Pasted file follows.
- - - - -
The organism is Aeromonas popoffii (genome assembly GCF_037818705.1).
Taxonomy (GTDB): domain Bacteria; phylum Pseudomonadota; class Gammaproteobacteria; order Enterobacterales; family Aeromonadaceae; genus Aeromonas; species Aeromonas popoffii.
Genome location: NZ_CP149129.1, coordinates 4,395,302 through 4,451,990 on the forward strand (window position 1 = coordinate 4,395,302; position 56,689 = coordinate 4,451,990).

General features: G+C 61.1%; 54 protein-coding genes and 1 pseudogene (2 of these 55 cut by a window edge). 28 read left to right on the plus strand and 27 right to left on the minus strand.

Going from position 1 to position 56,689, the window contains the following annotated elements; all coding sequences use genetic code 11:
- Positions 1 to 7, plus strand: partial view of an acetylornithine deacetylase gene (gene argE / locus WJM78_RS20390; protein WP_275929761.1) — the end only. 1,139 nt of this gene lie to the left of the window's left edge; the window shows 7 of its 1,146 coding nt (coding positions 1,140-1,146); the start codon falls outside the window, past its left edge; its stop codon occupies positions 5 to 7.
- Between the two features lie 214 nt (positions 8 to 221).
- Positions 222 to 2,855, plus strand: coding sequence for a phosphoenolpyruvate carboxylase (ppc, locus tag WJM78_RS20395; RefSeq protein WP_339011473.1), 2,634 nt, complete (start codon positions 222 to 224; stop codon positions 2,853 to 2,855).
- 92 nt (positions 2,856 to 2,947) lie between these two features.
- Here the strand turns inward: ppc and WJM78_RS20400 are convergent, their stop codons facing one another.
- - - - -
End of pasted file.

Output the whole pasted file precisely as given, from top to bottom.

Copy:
The organism is Aeromonas popoffii (genome assembly GCF_037818705.1).
Taxonomy (GTDB): domain Bacteria; phylum Pseudomonadota; class Gammaproteobacteria; order Enterobacterales; family Aeromonadaceae; genus Aeromonas; species Aeromonas popoffii.
Genome location: NZ_CP149129.1, coordinates 4,395,302 through 4,451,990 on the forward strand (window position 1 = coordinate 4,395,302; position 56,689 = coordinate 4,451,990).

General features: G+C 61.1%; 54 protein-coding genes and 1 pseudogene (2 of these 55 cut by a window edge). 28 read left to right on the plus strand and 27 right to left on the minus strand.

Going from position 1 to position 56,689, the window contains the following annotated elements; all coding sequences use genetic code 11:
- Positions 1 to 7, plus strand: partial view of an acetylornithine deacetylase gene (gene argE / locus WJM78_RS20390; protein WP_275929761.1) — the end only. 1,139 nt of this gene lie to the left of the window's left edge; the window shows 7 of its 1,146 coding nt (coding positions 1,140-1,146); the start codon falls outside the window, past its left edge; its stop codon occupies positions 5 to 7.
- Between the two features lie 214 nt (positions 8 to 221).
- Positions 222 to 2,855, plus strand: coding sequence for a phosphoenolpyruvate carboxylase (ppc, locus tag WJM78_RS20395; RefSeq protein WP_339011473.1), 2,634 nt, complete (start codon positions 222 to 224; stop codon positions 2,853 to 2,855).
- 92 nt (positions 2,856 to 2,947) lie between these two features.
- Here the strand turns inward: ppc and WJM78_RS20400 are convergent, their stop codons facing one another.